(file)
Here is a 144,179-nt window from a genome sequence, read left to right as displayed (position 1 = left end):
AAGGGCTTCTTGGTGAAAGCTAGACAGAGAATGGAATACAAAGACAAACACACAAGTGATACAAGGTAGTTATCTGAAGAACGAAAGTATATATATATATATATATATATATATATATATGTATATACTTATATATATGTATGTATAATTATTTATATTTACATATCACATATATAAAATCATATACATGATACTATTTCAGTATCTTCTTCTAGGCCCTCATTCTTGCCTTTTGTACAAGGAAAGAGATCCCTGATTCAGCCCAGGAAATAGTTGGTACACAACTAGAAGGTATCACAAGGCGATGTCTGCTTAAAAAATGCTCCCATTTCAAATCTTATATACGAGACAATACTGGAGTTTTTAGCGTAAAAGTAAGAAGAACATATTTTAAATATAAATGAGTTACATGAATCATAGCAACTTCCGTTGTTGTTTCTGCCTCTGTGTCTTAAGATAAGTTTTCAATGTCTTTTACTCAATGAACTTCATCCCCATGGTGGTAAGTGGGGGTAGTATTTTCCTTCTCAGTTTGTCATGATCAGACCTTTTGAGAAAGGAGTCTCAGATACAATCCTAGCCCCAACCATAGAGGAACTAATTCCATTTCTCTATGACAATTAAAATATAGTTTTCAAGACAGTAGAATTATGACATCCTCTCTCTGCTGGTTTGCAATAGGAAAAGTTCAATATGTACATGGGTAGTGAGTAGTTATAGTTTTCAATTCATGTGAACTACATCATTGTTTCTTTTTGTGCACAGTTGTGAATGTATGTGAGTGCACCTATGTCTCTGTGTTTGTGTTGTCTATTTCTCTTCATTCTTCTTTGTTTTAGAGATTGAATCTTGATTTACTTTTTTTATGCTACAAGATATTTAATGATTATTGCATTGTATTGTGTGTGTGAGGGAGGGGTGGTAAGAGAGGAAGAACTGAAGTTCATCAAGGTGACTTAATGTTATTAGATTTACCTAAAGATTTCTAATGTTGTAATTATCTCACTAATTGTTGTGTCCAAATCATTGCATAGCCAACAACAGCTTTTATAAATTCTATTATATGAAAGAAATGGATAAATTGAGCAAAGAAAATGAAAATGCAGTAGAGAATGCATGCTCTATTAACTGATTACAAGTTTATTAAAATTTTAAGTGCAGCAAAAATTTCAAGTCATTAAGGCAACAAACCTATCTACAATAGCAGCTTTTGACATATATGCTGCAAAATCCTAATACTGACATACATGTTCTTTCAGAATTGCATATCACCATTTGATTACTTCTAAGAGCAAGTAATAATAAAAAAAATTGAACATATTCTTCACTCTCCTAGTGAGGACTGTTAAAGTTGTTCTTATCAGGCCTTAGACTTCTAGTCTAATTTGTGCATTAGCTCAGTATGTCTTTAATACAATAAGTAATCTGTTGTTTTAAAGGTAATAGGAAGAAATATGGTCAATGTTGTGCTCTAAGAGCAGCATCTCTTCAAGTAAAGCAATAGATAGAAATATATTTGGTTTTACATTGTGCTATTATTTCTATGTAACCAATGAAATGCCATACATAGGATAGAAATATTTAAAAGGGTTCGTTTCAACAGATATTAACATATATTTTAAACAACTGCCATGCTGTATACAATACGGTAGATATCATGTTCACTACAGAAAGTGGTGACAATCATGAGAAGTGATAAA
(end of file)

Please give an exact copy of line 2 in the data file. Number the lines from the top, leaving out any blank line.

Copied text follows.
AAGGGCTTCTTGGTGAAAGCTAGACAGAGAATGGAATACAAAGACAAACACACAAGTGATACAAGGTAGTTATCTGAAGAACGAAAGTATATATATATATATATATATATATATATATATGTATATACTTATATATATGTATGTATAATTATTTATATTTACATATCACATATATAAAATCATATACATGATACTATTTCAGTATCTTCTTCTAGGCCCTCATTCTTGCCTTTTGTACAAGGAAAGAGATCCCTGATTCAGCCCAGGAAATAGTTGGTACACAACTAGAAGGTATCACAAGGCGATGTCTGCTTAAAAAATGCTCCCATTTCAAATCTTATATACGAGACAATACTGGAGTTTTTAGCGTAAAAGTAAGAAGAACATATTTTAAATATAAATGAGTTACATGAATCATAGCAACTTCCGTTGTTGTTTCTGCCTCTGTGTCTTAAGATAAGTTTTCAATGTCTTTTACTCAATGAACTTCATCCCCATGGTGGTAAGTGGGGGTAGTATTTTCCTTCTCAGTTTGTCATGATCAGACCTTTTGAGAAAGGAGTCTCAGATACAATCCTAGCCCCAACCATAGAGGAACTAATTCCATTTCTCTATGACAATTAAAATATAGTTTTCAAGACAGTAGAATTATGACATCCTCTCTCTGCTGGTTTGCAATAGGAAAAGTTCAATATGTACATGGGTAGTGAGTAGTTATAGTTTTCAATTCATGTGAACTACATCATTGTTTCTTTTTGTGCACAGTTGTGAATGTATGTGAGTGCACCTATGTCTCTGTGTTTGTGTTGTCTATTTCTCTTCATTCTTCTTTGTTTTAGAGATTGAATCTTGATTTACTTTTTTTATGCTACAAGATATTTAATGATTATTGCATTGTATTGTGTGTGTGAGGGAGGGGTGGTAAGAGAGGAAGAACTGAAGTTCATCAAGGTGACTTAATGTTATTAGATTTACCTAAAGATTTCTAATGTTGTAATTATCTCACTAATTGTTGTGTCCAAATCATTGCATAGCCAACAACAGCTTTTATAAATTCTATTATATGAAAGAAATGGATAAATTGAGCAAAGAAAATGAAAATGCAGTAGAGAATGCATGCTCTATTAACTGATTACAAGTTTATTAAAATTTTAAGTGCAGCAAAAATTTCAAGTCATTAAGGCAACAAACCTATCTACAATAGCAGCTTTTGACATATATGCTGCAAAATCCTAATACTGACATACATGTTCTTTCAGAATTGCATATCACCATTTGATTACTTCTAAGAGCAAGTAATAATAAAAAAAATTGAACATATTCTTCACTCTCCTAGTGAGGACTGTTAAAGTTGTTCTTATCAGGCCTTAGACTTCTAGTCTAATTTGTGCATTAGCTCAGTATGTCTTTAATACAATAAGTAATCTGTTGTTTTAAAGGTAATAGGAAGAAATATGGTCAATGTTGTGCTCTAAGAGCAGCATCTCTTCAAGTAAAGCAATAGATAGAAATATATTTGGTTTTACATTGTGCTATTATTTCTATGTAACCAATGAAATGCCATACATAGGATAGAAATATTTAAAAGGGTTCGTTTCAACAGATATTAACATATATTTTAAACAACTGCCATGCTGTATACAATACGGTAGATATCATGTTCACTACAGAAAGTGGTGACAATCATGAGAAGTGATAAA